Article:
The students broke the record by building a giant helping hand from nearly 46,000 cans of food at the Rothbury Music Festival in Rothbury, Mich. The students were: Jordan Leppert of Fargo, N.D.; Nick Diggins of Santa Rosa, Calif.; Matt Aune of Helena; Emily Van Court of Cheyenne, Wyo. and Agatha Frisby of Duluth, Minn.
The sculpture was designed by John Brittingham, professor and co-director of the MSU School of Architecture, with assistance from Ciaran Fitzgerald, an MSU adjunct architecture professor. The giant sculpture was built from 45,725 cans of tuna fish and beans donated by Whole Foods Market. All of the canned goods, plus an additional 16,344 pounds of food collected at the three-day music festival, was donated to food banks in the Detroit, Mich. area. The project was coordinated by Conscious Alliance and documented by a National Geographic film crew.
"It was a good experience working together as a team," said Leppert, adding that building a canned food sculpture is definitely more hands-on than most of the conceptual work done by architecture students. While the five students had a few helpers to carry cases of cans and tear down the sculpture, they did nearly all the work.
"I'd definitely do it again," Diggins said. "It was a good learning experience."
Brittingham and Fitzgerald began planning the 16'x 32' x 10' sculpture in February, when Brittingham was approached about the project by Conscious Alliance. The goal was to build a structure that would break the previous record for a canned food structure -- built in Johannesburg, South Africa in 2004, consisting of 25,656 cans formed into a rocket.
"I decided to do the project because it sounded like good fun for a good cause," Brittingham said. "And frankly how many people do you know that own a world record?"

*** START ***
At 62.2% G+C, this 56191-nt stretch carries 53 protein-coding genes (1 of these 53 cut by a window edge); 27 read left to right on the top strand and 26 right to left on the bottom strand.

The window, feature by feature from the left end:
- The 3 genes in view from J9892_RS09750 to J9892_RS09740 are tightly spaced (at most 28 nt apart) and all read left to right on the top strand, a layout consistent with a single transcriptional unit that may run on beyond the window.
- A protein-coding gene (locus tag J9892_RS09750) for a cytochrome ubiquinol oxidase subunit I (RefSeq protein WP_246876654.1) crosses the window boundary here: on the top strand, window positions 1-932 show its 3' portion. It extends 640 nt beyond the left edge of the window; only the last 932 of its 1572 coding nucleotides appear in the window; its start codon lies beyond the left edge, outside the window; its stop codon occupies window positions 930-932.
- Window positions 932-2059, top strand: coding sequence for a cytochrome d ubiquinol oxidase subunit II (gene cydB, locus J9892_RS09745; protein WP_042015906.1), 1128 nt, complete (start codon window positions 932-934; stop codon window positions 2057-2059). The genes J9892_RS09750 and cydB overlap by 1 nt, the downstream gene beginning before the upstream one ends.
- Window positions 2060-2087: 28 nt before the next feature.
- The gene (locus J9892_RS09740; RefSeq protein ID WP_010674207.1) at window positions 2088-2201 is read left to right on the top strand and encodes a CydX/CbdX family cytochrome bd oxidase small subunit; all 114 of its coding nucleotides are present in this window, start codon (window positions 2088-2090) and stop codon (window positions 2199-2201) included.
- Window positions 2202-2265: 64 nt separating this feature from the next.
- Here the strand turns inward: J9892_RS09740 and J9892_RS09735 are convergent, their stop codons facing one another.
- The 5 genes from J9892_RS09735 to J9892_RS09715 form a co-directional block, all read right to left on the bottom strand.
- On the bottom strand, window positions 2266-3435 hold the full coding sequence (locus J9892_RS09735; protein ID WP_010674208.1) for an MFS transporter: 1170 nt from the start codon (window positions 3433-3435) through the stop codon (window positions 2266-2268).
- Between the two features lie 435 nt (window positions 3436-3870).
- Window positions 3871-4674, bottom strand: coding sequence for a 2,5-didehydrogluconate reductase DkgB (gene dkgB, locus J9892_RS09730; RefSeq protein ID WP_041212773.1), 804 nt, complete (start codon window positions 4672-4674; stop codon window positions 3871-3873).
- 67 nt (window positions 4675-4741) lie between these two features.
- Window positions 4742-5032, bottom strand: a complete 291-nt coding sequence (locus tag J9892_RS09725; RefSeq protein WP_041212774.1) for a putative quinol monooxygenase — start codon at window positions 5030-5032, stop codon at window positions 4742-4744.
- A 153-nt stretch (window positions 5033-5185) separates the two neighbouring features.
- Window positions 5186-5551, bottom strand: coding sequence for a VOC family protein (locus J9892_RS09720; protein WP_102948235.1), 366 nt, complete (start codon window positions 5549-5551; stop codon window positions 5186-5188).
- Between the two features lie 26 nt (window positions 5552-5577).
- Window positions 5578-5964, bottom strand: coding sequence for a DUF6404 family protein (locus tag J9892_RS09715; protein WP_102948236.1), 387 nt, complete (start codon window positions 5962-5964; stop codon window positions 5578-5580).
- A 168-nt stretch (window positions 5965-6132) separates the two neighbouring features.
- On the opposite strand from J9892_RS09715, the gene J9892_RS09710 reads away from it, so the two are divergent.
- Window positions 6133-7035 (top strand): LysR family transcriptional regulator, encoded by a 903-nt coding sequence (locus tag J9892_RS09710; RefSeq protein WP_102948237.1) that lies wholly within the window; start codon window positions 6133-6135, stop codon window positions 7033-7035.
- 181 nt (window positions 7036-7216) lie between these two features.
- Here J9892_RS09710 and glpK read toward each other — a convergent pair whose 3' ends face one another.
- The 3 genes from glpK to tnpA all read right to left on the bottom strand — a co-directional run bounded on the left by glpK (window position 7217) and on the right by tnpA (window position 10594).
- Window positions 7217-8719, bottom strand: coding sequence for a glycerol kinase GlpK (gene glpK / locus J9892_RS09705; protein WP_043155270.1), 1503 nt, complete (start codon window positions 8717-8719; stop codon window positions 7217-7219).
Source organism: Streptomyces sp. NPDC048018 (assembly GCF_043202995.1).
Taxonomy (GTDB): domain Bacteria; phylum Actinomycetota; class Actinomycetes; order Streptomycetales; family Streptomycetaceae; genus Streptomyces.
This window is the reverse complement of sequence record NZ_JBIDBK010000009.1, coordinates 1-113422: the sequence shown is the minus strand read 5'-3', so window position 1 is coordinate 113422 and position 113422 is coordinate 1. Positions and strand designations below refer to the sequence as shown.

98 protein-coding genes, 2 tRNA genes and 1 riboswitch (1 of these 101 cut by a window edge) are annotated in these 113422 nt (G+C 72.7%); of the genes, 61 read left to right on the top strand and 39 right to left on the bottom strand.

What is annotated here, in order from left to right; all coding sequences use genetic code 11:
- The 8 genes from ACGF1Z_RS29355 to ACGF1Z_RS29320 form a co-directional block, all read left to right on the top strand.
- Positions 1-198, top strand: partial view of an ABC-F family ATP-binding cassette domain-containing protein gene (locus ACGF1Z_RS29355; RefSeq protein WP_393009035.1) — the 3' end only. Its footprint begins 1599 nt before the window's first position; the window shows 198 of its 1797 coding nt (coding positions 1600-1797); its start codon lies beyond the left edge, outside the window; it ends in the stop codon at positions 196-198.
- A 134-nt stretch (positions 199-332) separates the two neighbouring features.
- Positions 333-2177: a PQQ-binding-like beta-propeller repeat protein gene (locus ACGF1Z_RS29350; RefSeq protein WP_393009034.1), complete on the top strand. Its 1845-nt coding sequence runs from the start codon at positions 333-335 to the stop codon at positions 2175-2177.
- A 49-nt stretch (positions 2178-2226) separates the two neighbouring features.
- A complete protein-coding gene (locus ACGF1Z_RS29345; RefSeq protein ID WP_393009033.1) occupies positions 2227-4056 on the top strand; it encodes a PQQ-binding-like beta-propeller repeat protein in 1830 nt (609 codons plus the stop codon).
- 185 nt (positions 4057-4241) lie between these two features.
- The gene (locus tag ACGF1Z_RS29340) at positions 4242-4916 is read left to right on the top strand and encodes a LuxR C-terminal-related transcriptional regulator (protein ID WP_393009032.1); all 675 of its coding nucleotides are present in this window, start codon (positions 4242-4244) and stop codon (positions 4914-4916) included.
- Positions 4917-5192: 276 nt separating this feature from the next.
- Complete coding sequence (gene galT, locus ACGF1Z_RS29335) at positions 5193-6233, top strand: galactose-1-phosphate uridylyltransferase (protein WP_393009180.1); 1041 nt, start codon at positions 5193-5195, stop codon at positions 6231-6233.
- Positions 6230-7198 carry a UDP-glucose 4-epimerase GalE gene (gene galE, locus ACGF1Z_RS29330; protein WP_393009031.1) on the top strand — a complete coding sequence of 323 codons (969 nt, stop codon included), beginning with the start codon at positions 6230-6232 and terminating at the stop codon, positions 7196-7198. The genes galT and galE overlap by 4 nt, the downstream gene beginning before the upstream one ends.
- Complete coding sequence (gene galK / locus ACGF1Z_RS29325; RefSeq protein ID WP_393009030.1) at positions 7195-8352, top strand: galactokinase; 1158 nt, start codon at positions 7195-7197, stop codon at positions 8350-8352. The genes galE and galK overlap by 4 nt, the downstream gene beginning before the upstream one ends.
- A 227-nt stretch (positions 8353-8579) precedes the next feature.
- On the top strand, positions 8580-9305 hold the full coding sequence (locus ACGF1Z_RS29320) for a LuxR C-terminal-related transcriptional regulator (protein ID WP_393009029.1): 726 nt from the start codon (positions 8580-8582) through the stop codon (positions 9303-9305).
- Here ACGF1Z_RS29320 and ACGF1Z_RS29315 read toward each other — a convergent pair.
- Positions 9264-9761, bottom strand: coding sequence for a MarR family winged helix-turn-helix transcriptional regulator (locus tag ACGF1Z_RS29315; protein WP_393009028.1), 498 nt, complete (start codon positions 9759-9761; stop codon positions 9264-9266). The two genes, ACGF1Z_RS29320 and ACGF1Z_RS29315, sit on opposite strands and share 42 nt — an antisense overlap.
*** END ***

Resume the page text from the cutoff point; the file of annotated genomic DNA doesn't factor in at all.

Fitzgerald actually recruited the students, who received graduate credit for participating. Before spring term ended, they worked with the design and spent time every week at the local food bank practicing with 2,000 cans of food. They estimate that they spent several hours practicing each week in the two months leading to the festival.
"But we'd only get to the top of the fingers because we didn't have more cans to practice with," Frisby said, adding that no one had any idea how the sculpture would look until it was completed.
The students also experimented with the school's rapid prototyping machine and the school's computer numerically controlled milling machine to help them generate the required forms for the build. In all, they spent 41 hours in three days building the structure. All five, who were in the middle of summer school during the festival, had to make up a week of missed work, but they said it was worth it.
"The only time we might have wondered what we were doing is when a huge storm blew in and we were holding the tent down over the steel cans while lightning was striking all around us," Van Court said. She added that all of them are a little sick of looking at tuna and bean cans, but were excited to do something that went to a great cause.
The work had its advantages, too. The students had a front-row, and sometimes backstage, view of a festival that included performances by Dave Matthews, Snoop Dog and John Mayer, among others.
Aune said that despite all the hard work, he's interested in working on another architecture project for next year's festival that will involve sustainable materials. Organizers are talking about building housing for disaster relief victims made out of shipping containers.
"This is good practice for our profession -- working on client relations about what they want to build," Aune said. "It's just a little different way of doing it."
Besides, Diggins said he likes the way it will look on their resumes.
"Broke a Guinness World Record," he said. "That's an accomplishment."
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John Brittingham (406) 994-3832, email@example.com